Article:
March 26, 2015 by Paul Goldsmith
So we started with Jeremy Paxman interviewing David Cameron followed by audience questions.
Paxman started on food banks, challenging Cameron on the fact that almost a million people in this country have used one since the coalition came to power. He then moved onto zero hour contracts, which Labour would have you think are the only jobs created, yet are in fact 1 in 50 of them. Cameron argued that having created over 1000 jobs a day, in general there are more people in work, able to put food on their family’s table. That is the important thing to him. He moved onto the ‘rich’ people who Cameron has taken into Downing Street as Ministers and Advisors. Cameron pointed out that no-one questioned the appointments of Andy Coulson and Stephen King at the time, so he saw no reason to.
Challenged on his failure to meet the immigration promises he made, he was forced to accept that the Conservatives have not met the commitments that he made, but talked instead of how he was changing rules to make sure Britain is less attractive as a destination to those that might exploit it. Paxman pointed out that Cameron said he wouldn’t put up VAT before the last election but did. Cameron simply said that they had to make some hard decisions in order to deal with the size of the deficit they inherited. Asked how he would cut £12 billion from the welfare budget, he mentioned cutting the welfare cap from £26,000 a family to £23,000 and trying to stop young people going from school onto benefits. Finally, he was asked about his biggest foreign policy disaster. Cameron insisted that intervening in Libya was the right thing to do, but admitted that it hasn’t been possible to get the next Libyan government together. The final question from Paxman was about the circumstances in which Cameron would vote “No” in an EU referendum. Cameron said that he wanted to stay in the EU under negotiated terms, which is why he wanted to be given time to negotiate them and wouldn’t want the referendum to be too early so he didn’t have time to negotiate, and reminded us that the only party offering a referendum is the Conservative Party.
The second part were questions. The first was on Ed Miliband’s best qualities. Cameron said he admired Ed for the way he sometimes supported Cameron on action against Islamic State. The second was about the provision of care for the elderly, in particular a Cabinet Minister for the elderly. Cameron is concerned that older people’s concerned to be restricted to one person in the Cabinet. He wants his Health Secretary to think about care of the elderly, his Education Secretary to think about through life education, and his Defence Secretary to be concerned about treatment of veterans. The third question was about cuts to public services, and how big they would be if the Conservatives have a majority. Cameron reminded us that the Conservatives need to save one pound in every hundred the government spends, and not use taxes to do that, because he feels taxes cost jobs. Cameron mentioned freezing unemployment benefit but also setting up one organisation to manage all government properties.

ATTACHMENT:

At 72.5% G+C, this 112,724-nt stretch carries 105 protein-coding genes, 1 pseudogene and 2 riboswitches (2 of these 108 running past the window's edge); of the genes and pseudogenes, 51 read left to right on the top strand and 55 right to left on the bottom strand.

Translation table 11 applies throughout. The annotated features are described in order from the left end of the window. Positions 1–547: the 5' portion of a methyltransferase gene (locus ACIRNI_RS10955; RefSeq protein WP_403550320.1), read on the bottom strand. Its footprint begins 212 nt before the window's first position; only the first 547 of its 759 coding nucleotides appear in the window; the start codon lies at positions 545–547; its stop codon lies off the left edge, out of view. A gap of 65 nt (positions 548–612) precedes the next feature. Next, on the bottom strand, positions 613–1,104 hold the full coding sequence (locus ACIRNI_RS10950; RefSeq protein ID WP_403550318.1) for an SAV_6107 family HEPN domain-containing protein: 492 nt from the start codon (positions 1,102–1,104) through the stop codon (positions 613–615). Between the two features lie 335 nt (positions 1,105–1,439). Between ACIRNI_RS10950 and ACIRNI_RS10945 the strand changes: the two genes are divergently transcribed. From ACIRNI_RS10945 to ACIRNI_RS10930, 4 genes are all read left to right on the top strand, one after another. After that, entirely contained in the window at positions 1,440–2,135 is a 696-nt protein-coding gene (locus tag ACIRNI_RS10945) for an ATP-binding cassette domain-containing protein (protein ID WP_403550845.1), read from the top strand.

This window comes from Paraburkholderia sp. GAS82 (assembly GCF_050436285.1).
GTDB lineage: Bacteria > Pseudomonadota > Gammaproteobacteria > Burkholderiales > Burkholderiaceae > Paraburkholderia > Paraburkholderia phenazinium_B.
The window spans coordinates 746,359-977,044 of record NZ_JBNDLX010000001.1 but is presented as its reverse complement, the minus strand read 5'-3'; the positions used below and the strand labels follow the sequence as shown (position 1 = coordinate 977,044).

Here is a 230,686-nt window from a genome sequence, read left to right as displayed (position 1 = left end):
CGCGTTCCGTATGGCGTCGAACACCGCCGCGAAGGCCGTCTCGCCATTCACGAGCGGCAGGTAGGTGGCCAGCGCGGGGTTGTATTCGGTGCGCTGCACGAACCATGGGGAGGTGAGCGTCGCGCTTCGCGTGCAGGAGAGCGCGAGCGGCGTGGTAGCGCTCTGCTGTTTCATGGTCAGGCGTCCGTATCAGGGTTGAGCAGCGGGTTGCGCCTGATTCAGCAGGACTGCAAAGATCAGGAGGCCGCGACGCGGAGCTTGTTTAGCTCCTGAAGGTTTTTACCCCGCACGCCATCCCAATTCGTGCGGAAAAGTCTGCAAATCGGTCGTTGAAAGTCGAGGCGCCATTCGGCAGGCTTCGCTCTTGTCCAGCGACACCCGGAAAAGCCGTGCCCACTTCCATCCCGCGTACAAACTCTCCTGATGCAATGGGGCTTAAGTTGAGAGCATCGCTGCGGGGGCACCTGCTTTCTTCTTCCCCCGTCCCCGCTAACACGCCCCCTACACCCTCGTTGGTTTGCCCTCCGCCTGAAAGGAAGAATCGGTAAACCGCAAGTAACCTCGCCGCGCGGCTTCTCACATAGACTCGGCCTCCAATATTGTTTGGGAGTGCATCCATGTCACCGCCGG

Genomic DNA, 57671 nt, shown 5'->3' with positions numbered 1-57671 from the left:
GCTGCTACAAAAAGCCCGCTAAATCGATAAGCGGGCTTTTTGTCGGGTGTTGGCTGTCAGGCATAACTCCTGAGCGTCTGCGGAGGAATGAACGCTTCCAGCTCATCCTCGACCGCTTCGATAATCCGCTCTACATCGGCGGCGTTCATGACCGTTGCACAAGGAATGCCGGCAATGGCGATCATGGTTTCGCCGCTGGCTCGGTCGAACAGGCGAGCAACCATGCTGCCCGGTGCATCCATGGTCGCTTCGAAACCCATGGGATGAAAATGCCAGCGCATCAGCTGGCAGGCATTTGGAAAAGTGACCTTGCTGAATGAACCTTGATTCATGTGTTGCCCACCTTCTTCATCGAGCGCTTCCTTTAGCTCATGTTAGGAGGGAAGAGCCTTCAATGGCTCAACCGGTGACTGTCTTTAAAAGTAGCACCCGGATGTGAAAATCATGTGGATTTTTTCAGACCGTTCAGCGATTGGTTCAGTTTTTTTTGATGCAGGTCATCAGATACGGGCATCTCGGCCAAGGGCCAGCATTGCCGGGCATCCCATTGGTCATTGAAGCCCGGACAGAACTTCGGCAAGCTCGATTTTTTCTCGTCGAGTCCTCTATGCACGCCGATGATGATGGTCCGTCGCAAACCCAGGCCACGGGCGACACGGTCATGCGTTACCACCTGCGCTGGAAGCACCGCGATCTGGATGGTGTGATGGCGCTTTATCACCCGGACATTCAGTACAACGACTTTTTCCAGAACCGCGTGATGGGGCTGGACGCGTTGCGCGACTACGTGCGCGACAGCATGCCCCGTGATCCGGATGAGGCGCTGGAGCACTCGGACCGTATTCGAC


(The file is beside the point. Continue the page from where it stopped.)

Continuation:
The next question was about police cutbacks. Budgets have been cut by 20%, but crime, according to government statistics, has also been cut by 20%, so Cameron congratulated the police for that. Then there was care for the disabled. There are 11 million disabled people and they need to play. A greater role in public and community life, Cameron mentioned that 140,000 disabled people got jobs in the past year. He wants employers to be more enlightened in their recruitment activities so as not to miss out on what disabled people have to offer.
Then we go to the EU and how Cameron will convince the British public not to opt out of the EU. Cameron was fully for the best part of being part of Europe, for trade, cooperation and the common market, but not being part of an ever closer political union. If he can achieve one without the other, he thinks he can persuade the British people to stay in. Then asked about NHS services being provided by private companies. Cameron said that as long as the NHS is free at the point of use he doesn’t mind if the private and charitable sector offers the services. Brilliant care shouldn’t be not offered just because they are not in the public sector. Then he was challenged on some broken promises on the NHS. He reminded the audience that he has never, and he has committed not to cutting the NHS. He talked of getting rid of 20,000 bureaucrats in the NHS, side stepping the accusation of promising no top-down reorganisation.
The final question was whether he could redo one thing from his time as Prime Minister what would it be. He wished that some of things that he had done to achieve the economic strategy had been done quicker. So, he ignored the question.
Essentially, Cameron, a highly skilled politician, strangled the life out of the audience questions, and one commentator on Twitter wished we could have stayed with Paxman. But those who hadn’t seen Cameron much would have seen a lot more of him and there is no doubt he came across as what he is, an experienced leader who can come across well as a decent man.